Icons and statuary of Our Lady used to be more dignified than they have become. Early icons depicted her both with great humility and great nobility, whether she be holding the infant Christ on her lap or bowing before Christ Pantocrator. The humanizing elements of post-medieval painters increased her tenderness, but it was during the Counter Reformation and in the mass production of devotional figurines that Mary became more fully sentimental. Gone was the sturdy matron of patristic times, and here was the soft, doe-eyed young mother always offering a hug. The more exalted eastern iconography of Mary is alien to western Marian devotees, and it’s no mistake that the only oriental icon that has garnered popularity in the west is “Our Lady of Perpetual Help,” showing as it does Mary in a mildly comforting role.

Subjection to the Queen of Heaven need not be dripping with tender emotion. If that were required, how many people would find it impossible to bend the knee to the New Eve! Better, I think, to stir up feelings of awe and wonder at her holiness and exaltation. As the ancient akathist hymn sings:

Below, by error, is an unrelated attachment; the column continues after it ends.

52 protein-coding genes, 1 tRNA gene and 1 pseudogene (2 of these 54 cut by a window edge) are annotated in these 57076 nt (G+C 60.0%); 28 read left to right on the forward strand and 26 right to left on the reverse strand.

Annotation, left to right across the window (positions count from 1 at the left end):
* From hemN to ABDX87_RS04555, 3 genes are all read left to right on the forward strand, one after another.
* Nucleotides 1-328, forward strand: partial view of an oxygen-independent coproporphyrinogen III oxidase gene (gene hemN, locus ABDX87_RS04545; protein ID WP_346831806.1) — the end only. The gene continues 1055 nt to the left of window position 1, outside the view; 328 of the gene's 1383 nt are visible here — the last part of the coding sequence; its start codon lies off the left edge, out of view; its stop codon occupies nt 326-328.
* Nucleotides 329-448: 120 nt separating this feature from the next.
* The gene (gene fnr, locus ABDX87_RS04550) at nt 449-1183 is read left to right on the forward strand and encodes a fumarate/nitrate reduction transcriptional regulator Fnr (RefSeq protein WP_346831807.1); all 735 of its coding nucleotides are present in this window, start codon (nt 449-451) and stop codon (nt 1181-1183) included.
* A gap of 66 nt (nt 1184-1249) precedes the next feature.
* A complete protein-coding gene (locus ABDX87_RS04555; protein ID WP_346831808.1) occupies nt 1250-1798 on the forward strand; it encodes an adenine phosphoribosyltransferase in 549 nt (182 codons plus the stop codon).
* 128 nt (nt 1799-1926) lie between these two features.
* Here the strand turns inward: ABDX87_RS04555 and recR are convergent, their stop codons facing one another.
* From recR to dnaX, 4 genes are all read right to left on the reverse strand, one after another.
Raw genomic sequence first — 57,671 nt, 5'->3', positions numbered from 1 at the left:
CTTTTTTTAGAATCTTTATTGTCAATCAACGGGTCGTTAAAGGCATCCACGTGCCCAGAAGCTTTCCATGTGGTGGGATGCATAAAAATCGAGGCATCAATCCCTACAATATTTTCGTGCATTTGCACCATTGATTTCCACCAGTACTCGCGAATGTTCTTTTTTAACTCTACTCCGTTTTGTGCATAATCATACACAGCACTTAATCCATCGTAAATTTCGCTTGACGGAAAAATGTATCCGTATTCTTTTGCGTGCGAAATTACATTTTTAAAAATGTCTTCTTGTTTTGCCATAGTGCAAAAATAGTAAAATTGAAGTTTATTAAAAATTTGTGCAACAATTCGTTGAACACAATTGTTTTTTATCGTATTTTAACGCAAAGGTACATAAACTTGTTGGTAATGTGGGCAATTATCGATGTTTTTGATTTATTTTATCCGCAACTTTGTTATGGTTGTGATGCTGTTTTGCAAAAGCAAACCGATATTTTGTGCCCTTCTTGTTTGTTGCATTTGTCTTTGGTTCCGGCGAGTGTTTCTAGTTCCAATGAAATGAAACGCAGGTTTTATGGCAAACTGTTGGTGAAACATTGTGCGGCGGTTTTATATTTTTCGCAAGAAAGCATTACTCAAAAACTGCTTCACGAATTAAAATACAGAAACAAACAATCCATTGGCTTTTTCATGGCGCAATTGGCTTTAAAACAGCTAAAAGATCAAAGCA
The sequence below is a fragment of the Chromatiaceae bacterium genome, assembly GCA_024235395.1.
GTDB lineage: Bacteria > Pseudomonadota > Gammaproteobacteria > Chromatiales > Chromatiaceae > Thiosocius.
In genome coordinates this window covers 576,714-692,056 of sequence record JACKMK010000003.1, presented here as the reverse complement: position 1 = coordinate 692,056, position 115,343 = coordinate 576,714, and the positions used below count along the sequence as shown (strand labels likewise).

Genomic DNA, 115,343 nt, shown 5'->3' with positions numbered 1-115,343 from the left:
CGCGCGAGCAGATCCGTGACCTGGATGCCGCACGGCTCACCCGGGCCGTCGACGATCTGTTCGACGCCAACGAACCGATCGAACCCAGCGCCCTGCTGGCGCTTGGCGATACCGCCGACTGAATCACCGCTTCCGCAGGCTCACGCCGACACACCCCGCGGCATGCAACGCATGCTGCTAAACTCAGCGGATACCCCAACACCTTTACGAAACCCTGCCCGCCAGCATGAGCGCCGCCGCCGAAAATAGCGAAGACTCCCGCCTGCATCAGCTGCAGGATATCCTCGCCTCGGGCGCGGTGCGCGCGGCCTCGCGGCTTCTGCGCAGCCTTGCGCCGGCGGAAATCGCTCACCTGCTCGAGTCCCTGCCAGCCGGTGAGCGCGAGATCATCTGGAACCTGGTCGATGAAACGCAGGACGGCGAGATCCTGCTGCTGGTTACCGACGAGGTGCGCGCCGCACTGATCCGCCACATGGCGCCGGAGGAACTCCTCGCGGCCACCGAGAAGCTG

It is truly meet to bless you, Theotokos, ever blessed and most pure, the Mother of our God. More honorable than the Cherubim, more glorious beyond compare than the Seraphim, without corruption you gave birth to God the Word. True Theotokos, we magnify you!
c. AD 600


  1. I wholly share the sentiment (ha!).
    I didn't know how to express it in words before but now you did it for me.

    But yeah, i guess that the gist of it is that our devotion to the Mother of God has become rather sentimental and tender at expense of rational/reasonable and steady (i say at the expense of because there must be a place for sentiment and tenderness). It is no longer that "stoic" devotion and hyperrespect but a kind of girly smoochiness. Even the eroticism of the Song of Songs isn't what the devotions of counterreformation have become. Maybe it's just because i'm a man and not a woman...